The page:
A painting of what looks like a lion in Hail - Still image from Reuters Feb. 8, 2017 video A painting of what looks like a lion in Hail - Still image from Reuters Feb. 8, 2017 video

10,000-yr-old rock art site in Saudi ready for visitors

Thu, Feb. 8, 2018
HAIL, Saudi Arabia - 8 February 2018: The Hail province in the north of Saudi Arabia contains the biggest and richest rock art complexes in the kingdom and the wider region.

Paintings of animals and humans in different shapes and sizes are carved into the rocks of al-Manjoor and Rata Mountains in the historical Shuwaymis site.

The complex was included in the UNESCO's list of World Heritage Sites in 2015 as one of the world's largest open museums.

The inscriptions date back to almost 10,000 years, according to UNESCO.

One of the paintings features a caravan of camels carved into al-Manjoor Mountain and is almost 2,500 years old.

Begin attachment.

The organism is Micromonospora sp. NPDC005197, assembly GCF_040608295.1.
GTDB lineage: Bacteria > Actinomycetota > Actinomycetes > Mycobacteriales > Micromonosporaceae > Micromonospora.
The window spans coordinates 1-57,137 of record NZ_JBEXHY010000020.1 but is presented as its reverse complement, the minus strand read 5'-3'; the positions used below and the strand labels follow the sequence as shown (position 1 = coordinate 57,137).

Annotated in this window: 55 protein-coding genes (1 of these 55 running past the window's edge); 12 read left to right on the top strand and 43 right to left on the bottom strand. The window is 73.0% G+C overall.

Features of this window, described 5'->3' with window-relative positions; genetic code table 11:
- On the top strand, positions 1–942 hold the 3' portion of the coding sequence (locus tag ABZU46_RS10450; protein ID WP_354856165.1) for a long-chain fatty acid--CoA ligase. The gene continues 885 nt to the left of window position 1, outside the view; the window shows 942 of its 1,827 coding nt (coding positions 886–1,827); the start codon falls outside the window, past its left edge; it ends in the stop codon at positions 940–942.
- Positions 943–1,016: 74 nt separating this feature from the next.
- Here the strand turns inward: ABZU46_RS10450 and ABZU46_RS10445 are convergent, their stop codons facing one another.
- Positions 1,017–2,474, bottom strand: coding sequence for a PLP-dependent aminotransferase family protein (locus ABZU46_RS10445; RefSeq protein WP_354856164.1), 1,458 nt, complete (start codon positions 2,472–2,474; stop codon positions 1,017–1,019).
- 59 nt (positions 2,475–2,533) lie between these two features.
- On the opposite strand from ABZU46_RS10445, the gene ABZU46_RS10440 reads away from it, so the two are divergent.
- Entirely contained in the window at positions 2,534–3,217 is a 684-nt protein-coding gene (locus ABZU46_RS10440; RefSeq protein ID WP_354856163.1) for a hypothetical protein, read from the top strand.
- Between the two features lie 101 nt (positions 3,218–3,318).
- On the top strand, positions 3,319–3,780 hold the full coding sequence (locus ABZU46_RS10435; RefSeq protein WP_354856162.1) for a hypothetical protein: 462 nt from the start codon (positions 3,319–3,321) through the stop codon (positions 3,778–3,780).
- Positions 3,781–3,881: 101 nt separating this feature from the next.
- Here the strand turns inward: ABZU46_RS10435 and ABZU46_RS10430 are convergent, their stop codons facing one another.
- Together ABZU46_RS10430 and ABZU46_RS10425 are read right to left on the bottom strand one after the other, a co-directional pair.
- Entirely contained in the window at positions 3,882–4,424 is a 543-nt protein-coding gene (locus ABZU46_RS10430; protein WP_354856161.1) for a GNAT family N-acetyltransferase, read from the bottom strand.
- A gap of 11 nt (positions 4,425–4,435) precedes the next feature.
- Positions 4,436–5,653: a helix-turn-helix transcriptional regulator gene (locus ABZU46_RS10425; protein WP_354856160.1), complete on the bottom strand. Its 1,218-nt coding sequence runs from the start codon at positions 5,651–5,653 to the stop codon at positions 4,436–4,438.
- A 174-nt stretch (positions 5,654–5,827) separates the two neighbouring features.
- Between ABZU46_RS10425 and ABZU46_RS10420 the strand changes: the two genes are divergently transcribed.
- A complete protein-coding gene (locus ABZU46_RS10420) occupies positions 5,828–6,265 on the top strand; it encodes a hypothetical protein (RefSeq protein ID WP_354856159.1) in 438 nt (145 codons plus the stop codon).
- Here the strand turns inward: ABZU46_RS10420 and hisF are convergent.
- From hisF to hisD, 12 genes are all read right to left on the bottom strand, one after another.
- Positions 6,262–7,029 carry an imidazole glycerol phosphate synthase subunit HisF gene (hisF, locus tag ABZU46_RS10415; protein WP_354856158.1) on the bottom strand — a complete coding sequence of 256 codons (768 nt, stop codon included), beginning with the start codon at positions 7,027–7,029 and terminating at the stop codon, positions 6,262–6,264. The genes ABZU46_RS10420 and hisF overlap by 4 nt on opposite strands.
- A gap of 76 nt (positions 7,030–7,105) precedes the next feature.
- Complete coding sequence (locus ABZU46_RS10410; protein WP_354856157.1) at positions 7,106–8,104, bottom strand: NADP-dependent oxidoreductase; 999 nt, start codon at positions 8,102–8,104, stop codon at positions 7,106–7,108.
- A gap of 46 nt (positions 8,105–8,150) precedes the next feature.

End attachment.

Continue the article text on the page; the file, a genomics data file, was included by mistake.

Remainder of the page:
Other inscriptions on the mountains belong to the ancient al-Thamuddi writing.

The Saudi Commission for Tourism and National Heritage is upgrading transport and accomodation facilities to attract visitors, part of the country's wider efforts to boost tourism.

Saudi Arabia recently announced plans to issue tourist visas to foreigners, as the country seeks to diversify its economy.

At present, foreigners travelling to Saudi Arabia are largely restricted to resident workers and their dependants, business travellers, and Muslim pilgrims who are given special visas to travel to holy sites.
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